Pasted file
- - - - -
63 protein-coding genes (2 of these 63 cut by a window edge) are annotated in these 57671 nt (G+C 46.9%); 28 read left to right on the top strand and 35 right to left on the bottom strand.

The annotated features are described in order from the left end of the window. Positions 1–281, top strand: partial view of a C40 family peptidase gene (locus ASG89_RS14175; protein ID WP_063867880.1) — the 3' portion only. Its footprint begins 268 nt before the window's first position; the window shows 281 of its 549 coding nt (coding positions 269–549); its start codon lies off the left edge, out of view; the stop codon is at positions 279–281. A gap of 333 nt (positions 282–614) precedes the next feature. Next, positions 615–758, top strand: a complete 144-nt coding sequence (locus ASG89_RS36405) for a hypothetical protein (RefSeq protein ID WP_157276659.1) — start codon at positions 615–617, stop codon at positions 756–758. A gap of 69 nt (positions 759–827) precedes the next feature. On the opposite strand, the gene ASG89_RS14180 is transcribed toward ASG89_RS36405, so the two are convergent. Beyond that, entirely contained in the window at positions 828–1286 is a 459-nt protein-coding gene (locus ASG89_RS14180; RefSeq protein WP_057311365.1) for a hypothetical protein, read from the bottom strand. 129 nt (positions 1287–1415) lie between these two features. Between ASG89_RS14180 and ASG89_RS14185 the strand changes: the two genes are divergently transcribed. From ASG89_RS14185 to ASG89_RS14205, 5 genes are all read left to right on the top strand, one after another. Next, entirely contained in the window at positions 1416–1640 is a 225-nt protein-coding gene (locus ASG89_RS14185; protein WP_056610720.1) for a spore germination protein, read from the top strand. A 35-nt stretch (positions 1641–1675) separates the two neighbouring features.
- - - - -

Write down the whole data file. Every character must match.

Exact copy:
63 protein-coding genes (2 of these 63 cut by a window edge) are annotated in these 57671 nt (G+C 46.9%); 28 read left to right on the top strand and 35 right to left on the bottom strand.

The annotated features are described in order from the left end of the window. Positions 1–281, top strand: partial view of a C40 family peptidase gene (locus ASG89_RS14175; protein ID WP_063867880.1) — the 3' portion only. Its footprint begins 268 nt before the window's first position; the window shows 281 of its 549 coding nt (coding positions 269–549); its start codon lies off the left edge, out of view; the stop codon is at positions 279–281. A gap of 333 nt (positions 282–614) precedes the next feature. Next, positions 615–758, top strand: a complete 144-nt coding sequence (locus ASG89_RS36405) for a hypothetical protein (RefSeq protein ID WP_157276659.1) — start codon at positions 615–617, stop codon at positions 756–758. A gap of 69 nt (positions 759–827) precedes the next feature. On the opposite strand, the gene ASG89_RS14180 is transcribed toward ASG89_RS36405, so the two are convergent. Beyond that, entirely contained in the window at positions 828–1286 is a 459-nt protein-coding gene (locus ASG89_RS14180; RefSeq protein WP_057311365.1) for a hypothetical protein, read from the bottom strand. 129 nt (positions 1287–1415) lie between these two features. Between ASG89_RS14180 and ASG89_RS14185 the strand changes: the two genes are divergently transcribed. From ASG89_RS14185 to ASG89_RS14205, 5 genes are all read left to right on the top strand, one after another. Next, entirely contained in the window at positions 1416–1640 is a 225-nt protein-coding gene (locus ASG89_RS14185; protein WP_056610720.1) for a spore germination protein, read from the top strand. A 35-nt stretch (positions 1641–1675) separates the two neighbouring features.